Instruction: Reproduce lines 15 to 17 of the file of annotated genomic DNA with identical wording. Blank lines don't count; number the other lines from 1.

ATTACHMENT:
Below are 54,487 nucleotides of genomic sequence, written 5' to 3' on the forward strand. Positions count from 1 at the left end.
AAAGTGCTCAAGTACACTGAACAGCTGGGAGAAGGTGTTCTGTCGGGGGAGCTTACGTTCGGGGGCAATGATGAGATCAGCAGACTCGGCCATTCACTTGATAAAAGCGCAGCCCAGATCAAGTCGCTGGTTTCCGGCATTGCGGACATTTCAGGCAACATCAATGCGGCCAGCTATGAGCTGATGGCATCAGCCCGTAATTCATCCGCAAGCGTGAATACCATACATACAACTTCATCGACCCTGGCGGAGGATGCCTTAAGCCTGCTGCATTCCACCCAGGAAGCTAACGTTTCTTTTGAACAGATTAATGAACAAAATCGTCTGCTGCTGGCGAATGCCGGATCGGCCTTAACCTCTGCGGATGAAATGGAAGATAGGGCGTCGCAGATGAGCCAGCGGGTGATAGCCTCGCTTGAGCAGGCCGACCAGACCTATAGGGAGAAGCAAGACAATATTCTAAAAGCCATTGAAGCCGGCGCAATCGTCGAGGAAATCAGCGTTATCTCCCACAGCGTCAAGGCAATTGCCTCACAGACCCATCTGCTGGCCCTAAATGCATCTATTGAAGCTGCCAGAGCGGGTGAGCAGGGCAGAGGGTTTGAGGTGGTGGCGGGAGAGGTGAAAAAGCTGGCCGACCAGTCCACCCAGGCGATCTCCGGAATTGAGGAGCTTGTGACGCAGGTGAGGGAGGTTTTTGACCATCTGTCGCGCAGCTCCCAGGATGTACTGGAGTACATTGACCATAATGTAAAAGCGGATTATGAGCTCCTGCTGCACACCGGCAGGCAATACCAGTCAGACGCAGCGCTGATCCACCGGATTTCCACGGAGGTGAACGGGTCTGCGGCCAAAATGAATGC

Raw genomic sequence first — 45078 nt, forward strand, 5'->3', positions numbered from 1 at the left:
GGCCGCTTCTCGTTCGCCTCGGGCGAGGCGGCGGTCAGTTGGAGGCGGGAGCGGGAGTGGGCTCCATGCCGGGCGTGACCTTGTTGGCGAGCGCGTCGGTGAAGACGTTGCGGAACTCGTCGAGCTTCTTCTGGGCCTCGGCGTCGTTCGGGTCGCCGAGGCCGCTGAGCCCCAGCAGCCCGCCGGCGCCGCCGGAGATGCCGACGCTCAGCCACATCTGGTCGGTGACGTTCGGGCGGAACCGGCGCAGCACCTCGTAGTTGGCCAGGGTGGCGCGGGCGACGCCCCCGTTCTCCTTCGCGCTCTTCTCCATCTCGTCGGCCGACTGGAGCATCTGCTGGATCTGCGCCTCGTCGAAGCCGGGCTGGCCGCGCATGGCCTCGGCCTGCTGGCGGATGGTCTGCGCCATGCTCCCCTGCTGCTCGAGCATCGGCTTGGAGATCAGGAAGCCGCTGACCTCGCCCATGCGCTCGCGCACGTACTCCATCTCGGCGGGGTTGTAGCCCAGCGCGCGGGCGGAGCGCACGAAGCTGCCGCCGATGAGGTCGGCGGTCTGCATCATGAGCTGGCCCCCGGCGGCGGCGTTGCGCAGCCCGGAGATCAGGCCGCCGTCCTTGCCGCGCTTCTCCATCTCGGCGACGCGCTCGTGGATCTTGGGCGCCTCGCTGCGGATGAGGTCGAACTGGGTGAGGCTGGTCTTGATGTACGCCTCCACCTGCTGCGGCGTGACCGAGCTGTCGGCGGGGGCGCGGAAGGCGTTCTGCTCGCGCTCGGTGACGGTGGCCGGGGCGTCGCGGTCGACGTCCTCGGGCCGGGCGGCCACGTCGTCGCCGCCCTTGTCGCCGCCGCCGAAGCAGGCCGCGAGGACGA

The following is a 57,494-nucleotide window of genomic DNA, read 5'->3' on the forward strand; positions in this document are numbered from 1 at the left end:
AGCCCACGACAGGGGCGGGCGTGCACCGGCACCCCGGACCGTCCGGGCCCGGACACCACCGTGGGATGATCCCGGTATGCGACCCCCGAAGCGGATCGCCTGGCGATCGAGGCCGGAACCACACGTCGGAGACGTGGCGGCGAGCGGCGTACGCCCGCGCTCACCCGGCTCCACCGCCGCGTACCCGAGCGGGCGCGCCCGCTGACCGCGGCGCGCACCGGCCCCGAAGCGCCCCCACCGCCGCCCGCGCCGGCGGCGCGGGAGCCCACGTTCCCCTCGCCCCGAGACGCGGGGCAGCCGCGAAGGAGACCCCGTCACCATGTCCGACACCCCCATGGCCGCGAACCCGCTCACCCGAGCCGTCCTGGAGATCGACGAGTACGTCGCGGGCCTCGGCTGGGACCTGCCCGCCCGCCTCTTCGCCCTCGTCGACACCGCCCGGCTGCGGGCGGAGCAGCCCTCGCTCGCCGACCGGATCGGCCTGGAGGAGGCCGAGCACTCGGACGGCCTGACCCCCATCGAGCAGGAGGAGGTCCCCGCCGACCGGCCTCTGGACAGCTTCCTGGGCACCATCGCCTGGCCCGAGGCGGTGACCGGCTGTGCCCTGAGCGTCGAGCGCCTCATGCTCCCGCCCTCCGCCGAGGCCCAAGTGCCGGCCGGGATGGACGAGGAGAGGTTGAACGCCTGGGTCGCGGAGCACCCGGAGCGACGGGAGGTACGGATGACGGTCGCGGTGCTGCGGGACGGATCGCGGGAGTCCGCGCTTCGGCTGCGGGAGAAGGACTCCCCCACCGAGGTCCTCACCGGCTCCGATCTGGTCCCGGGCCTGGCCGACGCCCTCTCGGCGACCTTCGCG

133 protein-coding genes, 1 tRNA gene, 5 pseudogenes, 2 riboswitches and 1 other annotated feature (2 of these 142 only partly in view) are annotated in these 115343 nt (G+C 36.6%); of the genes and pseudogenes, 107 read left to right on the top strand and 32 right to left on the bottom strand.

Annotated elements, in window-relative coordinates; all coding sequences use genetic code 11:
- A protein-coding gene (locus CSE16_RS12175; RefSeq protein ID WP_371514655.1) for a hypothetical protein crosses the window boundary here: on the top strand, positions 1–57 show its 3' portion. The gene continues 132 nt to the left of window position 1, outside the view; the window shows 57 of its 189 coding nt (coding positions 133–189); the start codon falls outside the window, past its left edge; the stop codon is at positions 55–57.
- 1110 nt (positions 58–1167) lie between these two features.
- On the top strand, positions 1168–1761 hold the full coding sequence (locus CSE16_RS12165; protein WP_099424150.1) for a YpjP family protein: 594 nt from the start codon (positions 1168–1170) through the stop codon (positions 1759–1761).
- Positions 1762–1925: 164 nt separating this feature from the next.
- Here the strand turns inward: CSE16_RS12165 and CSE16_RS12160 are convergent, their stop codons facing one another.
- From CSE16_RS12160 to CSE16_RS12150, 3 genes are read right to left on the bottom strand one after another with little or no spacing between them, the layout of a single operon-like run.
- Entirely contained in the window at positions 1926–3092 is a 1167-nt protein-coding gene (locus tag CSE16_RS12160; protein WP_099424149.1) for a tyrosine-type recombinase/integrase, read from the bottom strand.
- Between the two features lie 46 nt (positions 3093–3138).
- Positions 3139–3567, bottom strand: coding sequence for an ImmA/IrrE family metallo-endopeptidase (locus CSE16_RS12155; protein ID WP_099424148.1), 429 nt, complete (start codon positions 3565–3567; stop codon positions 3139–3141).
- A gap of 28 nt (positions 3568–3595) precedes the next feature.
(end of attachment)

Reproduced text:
- Entirely contained in the window at positions 1926–3092 is a 1167-nt protein-coding gene (locus tag CSE16_RS12160; protein WP_099424149.1) for a tyrosine-type recombinase/integrase, read from the bottom strand.
- Between the two features lie 46 nt (positions 3093–3138).
- Positions 3139–3567, bottom strand: coding sequence for an ImmA/IrrE family metallo-endopeptidase (locus CSE16_RS12155; protein ID WP_099424148.1), 429 nt, complete (start codon positions 3565–3567; stop codon positions 3139–3141).